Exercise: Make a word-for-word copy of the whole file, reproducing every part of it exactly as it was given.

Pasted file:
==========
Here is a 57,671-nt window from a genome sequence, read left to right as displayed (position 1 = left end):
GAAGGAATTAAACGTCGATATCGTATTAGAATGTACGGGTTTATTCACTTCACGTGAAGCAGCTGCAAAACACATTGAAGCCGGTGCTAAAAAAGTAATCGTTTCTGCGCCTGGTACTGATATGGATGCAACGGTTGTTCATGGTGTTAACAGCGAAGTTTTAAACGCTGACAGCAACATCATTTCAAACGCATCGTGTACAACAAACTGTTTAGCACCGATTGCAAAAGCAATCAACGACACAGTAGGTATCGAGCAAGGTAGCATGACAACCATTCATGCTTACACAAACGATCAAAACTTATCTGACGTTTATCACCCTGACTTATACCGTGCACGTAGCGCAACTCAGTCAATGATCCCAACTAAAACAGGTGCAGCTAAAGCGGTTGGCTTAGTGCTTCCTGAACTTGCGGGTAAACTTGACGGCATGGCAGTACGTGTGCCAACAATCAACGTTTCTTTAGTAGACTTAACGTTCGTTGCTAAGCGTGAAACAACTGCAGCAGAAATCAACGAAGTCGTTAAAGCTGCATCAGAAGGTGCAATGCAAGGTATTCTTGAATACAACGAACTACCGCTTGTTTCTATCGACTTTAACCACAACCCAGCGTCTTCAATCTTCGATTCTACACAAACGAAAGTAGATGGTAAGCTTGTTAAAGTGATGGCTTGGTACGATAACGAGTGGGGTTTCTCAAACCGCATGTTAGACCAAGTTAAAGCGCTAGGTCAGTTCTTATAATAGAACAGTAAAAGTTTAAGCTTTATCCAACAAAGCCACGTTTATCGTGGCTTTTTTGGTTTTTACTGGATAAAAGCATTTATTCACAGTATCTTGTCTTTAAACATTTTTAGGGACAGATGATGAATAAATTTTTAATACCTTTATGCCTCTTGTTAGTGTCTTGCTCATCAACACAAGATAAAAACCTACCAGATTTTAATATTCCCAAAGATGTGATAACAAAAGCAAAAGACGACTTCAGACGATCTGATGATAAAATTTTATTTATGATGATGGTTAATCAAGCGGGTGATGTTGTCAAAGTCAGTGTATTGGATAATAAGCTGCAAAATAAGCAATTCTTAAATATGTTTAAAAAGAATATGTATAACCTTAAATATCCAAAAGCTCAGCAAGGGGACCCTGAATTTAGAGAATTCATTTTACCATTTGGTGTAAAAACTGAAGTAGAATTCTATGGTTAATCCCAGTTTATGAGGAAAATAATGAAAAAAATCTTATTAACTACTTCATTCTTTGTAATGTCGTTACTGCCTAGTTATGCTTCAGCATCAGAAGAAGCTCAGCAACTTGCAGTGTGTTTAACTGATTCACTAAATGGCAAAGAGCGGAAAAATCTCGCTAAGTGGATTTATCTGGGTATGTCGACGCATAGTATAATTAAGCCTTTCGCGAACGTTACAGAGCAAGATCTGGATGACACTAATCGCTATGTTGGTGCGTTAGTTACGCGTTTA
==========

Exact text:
Here is a 57,671-nt window from a genome sequence, read left to right as displayed (position 1 = left end):
GAAGGAATTAAACGTCGATATCGTATTAGAATGTACGGGTTTATTCACTTCACGTGAAGCAGCTGCAAAACACATTGAAGCCGGTGCTAAAAAAGTAATCGTTTCTGCGCCTGGTACTGATATGGATGCAACGGTTGTTCATGGTGTTAACAGCGAAGTTTTAAACGCTGACAGCAACATCATTTCAAACGCATCGTGTACAACAAACTGTTTAGCACCGATTGCAAAAGCAATCAACGACACAGTAGGTATCGAGCAAGGTAGCATGACAACCATTCATGCTTACACAAACGATCAAAACTTATCTGACGTTTATCACCCTGACTTATACCGTGCACGTAGCGCAACTCAGTCAATGATCCCAACTAAAACAGGTGCAGCTAAAGCGGTTGGCTTAGTGCTTCCTGAACTTGCGGGTAAACTTGACGGCATGGCAGTACGTGTGCCAACAATCAACGTTTCTTTAGTAGACTTAACGTTCGTTGCTAAGCGTGAAACAACTGCAGCAGAAATCAACGAAGTCGTTAAAGCTGCATCAGAAGGTGCAATGCAAGGTATTCTTGAATACAACGAACTACCGCTTGTTTCTATCGACTTTAACCACAACCCAGCGTCTTCAATCTTCGATTCTACACAAACGAAAGTAGATGGTAAGCTTGTTAAAGTGATGGCTTGGTACGATAACGAGTGGGGTTTCTCAAACCGCATGTTAGACCAAGTTAAAGCGCTAGGTCAGTTCTTATAATAGAACAGTAAAAGTTTAAGCTTTATCCAACAAAGCCACGTTTATCGTGGCTTTTTTGGTTTTTACTGGATAAAAGCATTTATTCACAGTATCTTGTCTTTAAACATTTTTAGGGACAGATGATGAATAAATTTTTAATACCTTTATGCCTCTTGTTAGTGTCTTGCTCATCAACACAAGATAAAAACCTACCAGATTTTAATATTCCCAAAGATGTGATAACAAAAGCAAAAGACGACTTCAGACGATCTGATGATAAAATTTTATTTATGATGATGGTTAATCAAGCGGGTGATGTTGTCAAAGTCAGTGTATTGGATAATAAGCTGCAAAATAAGCAATTCTTAAATATGTTTAAAAAGAATATGTATAACCTTAAATATCCAAAAGCTCAGCAAGGGGACCCTGAATTTAGAGAATTCATTTTACCATTTGGTGTAAAAACTGAAGTAGAATTCTATGGTTAATCCCAGTTTATGAGGAAAATAATGAAAAAAATCTTATTAACTACTTCATTCTTTGTAATGTCGTTACTGCCTAGTTATGCTTCAGCATCAGAAGAAGCTCAGCAACTTGCAGTGTGTTTAACTGATTCACTAAATGGCAAAGAGCGGAAAAATCTCGCTAAGTGGATTTATCTGGGTATGTCGACGCATAGTATAATTAAGCCTTTCGCGAACGTTACAGAGCAAGATCTGGATGACACTAATCGCTATGTTGGTGCGTTAGTTACGCGTTTA